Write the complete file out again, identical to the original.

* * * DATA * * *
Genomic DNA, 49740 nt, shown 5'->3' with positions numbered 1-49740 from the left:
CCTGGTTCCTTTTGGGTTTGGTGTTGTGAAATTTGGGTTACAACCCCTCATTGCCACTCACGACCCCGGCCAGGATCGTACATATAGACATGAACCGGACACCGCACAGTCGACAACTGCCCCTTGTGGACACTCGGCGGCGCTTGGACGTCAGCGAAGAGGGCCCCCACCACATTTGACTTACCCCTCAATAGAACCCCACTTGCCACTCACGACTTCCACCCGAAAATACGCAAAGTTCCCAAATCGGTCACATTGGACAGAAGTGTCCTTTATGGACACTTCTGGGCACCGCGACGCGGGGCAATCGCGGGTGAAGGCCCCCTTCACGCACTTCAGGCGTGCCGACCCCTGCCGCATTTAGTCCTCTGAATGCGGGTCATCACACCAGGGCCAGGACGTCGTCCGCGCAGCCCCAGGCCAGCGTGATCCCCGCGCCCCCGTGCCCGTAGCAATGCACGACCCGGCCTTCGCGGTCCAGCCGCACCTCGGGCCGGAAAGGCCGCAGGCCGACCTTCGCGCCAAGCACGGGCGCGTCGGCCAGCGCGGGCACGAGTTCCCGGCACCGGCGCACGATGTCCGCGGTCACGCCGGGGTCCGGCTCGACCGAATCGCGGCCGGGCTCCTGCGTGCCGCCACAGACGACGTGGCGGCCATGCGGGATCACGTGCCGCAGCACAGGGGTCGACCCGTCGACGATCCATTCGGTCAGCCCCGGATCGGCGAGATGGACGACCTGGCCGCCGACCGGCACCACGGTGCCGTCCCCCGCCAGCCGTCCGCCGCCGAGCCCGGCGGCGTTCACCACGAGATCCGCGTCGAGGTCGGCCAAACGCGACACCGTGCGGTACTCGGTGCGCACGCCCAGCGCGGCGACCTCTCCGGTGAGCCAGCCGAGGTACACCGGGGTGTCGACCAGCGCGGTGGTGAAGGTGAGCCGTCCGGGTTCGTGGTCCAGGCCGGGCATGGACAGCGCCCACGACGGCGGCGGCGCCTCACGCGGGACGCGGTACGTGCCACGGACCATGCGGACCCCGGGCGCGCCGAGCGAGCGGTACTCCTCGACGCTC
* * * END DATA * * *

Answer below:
Genomic DNA, 49740 nt, shown 5'->3' with positions numbered 1-49740 from the left:
CCTGGTTCCTTTTGGGTTTGGTGTTGTGAAATTTGGGTTACAACCCCTCATTGCCACTCACGACCCCGGCCAGGATCGTACATATAGACATGAACCGGACACCGCACAGTCGACAACTGCCCCTTGTGGACACTCGGCGGCGCTTGGACGTCAGCGAAGAGGGCCCCCACCACATTTGACTTACCCCTCAATAGAACCCCACTTGCCACTCACGACTTCCACCCGAAAATACGCAAAGTTCCCAAATCGGTCACATTGGACAGAAGTGTCCTTTATGGACACTTCTGGGCACCGCGACGCGGGGCAATCGCGGGTGAAGGCCCCCTTCACGCACTTCAGGCGTGCCGACCCCTGCCGCATTTAGTCCTCTGAATGCGGGTCATCACACCAGGGCCAGGACGTCGTCCGCGCAGCCCCAGGCCAGCGTGATCCCCGCGCCCCCGTGCCCGTAGCAATGCACGACCCGGCCTTCGCGGTCCAGCCGCACCTCGGGCCGGAAAGGCCGCAGGCCGACCTTCGCGCCAAGCACGGGCGCGTCGGCCAGCGCGGGCACGAGTTCCCGGCACCGGCGCACGATGTCCGCGGTCACGCCGGGGTCCGGCTCGACCGAATCGCGGCCGGGCTCCTGCGTGCCGCCACAGACGACGTGGCGGCCATGCGGGATCACGTGCCGCAGCACAGGGGTCGACCCGTCGACGATCCATTCGGTCAGCCCCGGATCGGCGAGATGGACGACCTGGCCGCCGACCGGCACCACGGTGCCGTCCCCCGCCAGCCGTCCGCCGCCGAGCCCGGCGGCGTTCACCACGAGATCCGCGTCGAGGTCGGCCAAACGCGACACCGTGCGGTACTCGGTGCGCACGCCCAGCGCGGCGACCTCTCCGGTGAGCCAGCCGAGGTACACCGGGGTGTCGACCAGCGCGGTGGTGAAGGTGAGCCGTCCGGGTTCGTGGTCCAGGCCGGGCATGGACAGCGCCCACGACGGCGGCGGCGCCTCACGCGGGACGCGGTACGTGCCACGGACCATGCGGACCCCGGGCGCGCCGAGCGAGCGGTACTCCTCGACGCTC